Anxiety For Dummies
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As an introvert, you're a deep thinker and you like to consider every angle of a problem. And that's a good thing — except when it leads to something called analysis paralysis. What is analysis paralysis? It's what happens when you get so carried away analyzing every aspect of a situation that you can't come to a decision. Instead, you just sit there, paralyzed, doing nothing.

As an introvert, you're prone to analysis paralysis for a few reasons:

  • You draw your energy from focusing inward, not outward. That means you spend a lot of time in your head, mulling your thoughts. And all that thinking can lead to excessive worry, especially about making wrong decisions.

  • You're likely to be a "worst case scenario" kind of person and fret a lot about what could go wrong after you make a decision. As a result, you'll want to figure every detail out in advance. But that's impossible, and searching for guarantees will just leave you more anxious and paralyzed.

  • You're skilled at research and planning, so you come up with more possible approaches to a problem. And the more choices you have, the harder it is to pick one.

Analysis paralysis is bad news in the workplace, where it can keep you from starting and finishing your projects on time. And it's bad news in your personal life because it can keep you from moving ahead in relationships (or ending them when you should). In addition, the stress that analysis paralysis causes can give you headaches and leave you anxious and sleepless. At its worst, it can even make you depressed.

Luckily, there are ways to prevent analysis paralysis — or to get over it if you find yourself avoiding a decision. Here are some of the best approaches:

  • Set a firm deadline for making your decision, and stick to it. Tell other people to be ruthless with you if you don't.

  • Don't seek perfection. Instead, assume that any project you undertake is likely to have a few flaws, and decide to be okay with that.

  • Move from thinking to acting. Pick one part of your project that you can begin on, even if it's just a tiny part. (And when you do complete a step, reward yourself.) Often, you'll create enough momentum to move you forward.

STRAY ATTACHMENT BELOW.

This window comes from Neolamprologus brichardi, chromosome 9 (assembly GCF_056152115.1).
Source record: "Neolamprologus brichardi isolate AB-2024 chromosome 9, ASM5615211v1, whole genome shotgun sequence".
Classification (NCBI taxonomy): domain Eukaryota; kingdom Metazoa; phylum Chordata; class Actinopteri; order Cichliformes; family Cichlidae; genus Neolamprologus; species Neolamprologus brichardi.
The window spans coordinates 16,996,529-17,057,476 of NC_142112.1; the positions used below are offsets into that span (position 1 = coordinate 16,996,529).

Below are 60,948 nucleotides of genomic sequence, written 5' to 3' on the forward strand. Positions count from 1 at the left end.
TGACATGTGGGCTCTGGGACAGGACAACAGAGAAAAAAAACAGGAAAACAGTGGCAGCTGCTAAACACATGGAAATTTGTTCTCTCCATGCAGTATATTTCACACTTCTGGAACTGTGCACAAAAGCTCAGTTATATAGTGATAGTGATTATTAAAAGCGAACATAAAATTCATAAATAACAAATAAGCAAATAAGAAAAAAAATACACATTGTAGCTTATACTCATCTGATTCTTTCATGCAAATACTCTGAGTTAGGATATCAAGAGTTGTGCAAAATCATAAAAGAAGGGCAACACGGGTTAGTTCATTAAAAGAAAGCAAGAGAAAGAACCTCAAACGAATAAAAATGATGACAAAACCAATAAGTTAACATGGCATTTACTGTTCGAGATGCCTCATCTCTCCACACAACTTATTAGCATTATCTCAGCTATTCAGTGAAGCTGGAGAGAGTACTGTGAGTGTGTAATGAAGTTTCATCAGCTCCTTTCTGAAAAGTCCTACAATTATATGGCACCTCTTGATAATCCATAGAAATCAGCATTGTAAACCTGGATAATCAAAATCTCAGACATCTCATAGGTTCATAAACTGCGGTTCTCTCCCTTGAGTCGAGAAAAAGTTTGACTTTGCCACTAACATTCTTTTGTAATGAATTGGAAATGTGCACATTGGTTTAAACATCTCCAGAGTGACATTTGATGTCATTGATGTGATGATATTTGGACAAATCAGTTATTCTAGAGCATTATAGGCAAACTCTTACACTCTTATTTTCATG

• Figure out which decisions you need to make immediately and which you can postpone. Focus on the ones you need to make now and save the rest for later, even if you don't feel comfortable doing things this way.

Finally, remind yourself that your project is more likely to fail if you don't make a timely decision than if you do. In other words, endlessly twiddling your thumbs is the worst of your choices, so take it off the table!

About This Article

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Charles H. Elliott, PhD, is a clinical psychologist who specializes in training mental health professionals in the treatment of adolescents and adults with personality disorders, as well as obsessive-compulsive disorder, anxiety, anger, and depression. He is the coauthor of Depression For Dummies, Obsessive-Compulsive Disorder For Dummies, and Overcoming Anxiety For Dummies, among other books. Laura L. Smith, PhD, is a clinical psychologist who specializes in training mental health professionals in the treatment of adolescents and adults with personality disorders, as well as obsessive-compulsive disorder, anxiety, anger, and depression. She is the coauthor of Depression For Dummies, Obsessive-Compulsive Disorder For Dummies, and Overcoming Anxiety For Dummies, among other books.

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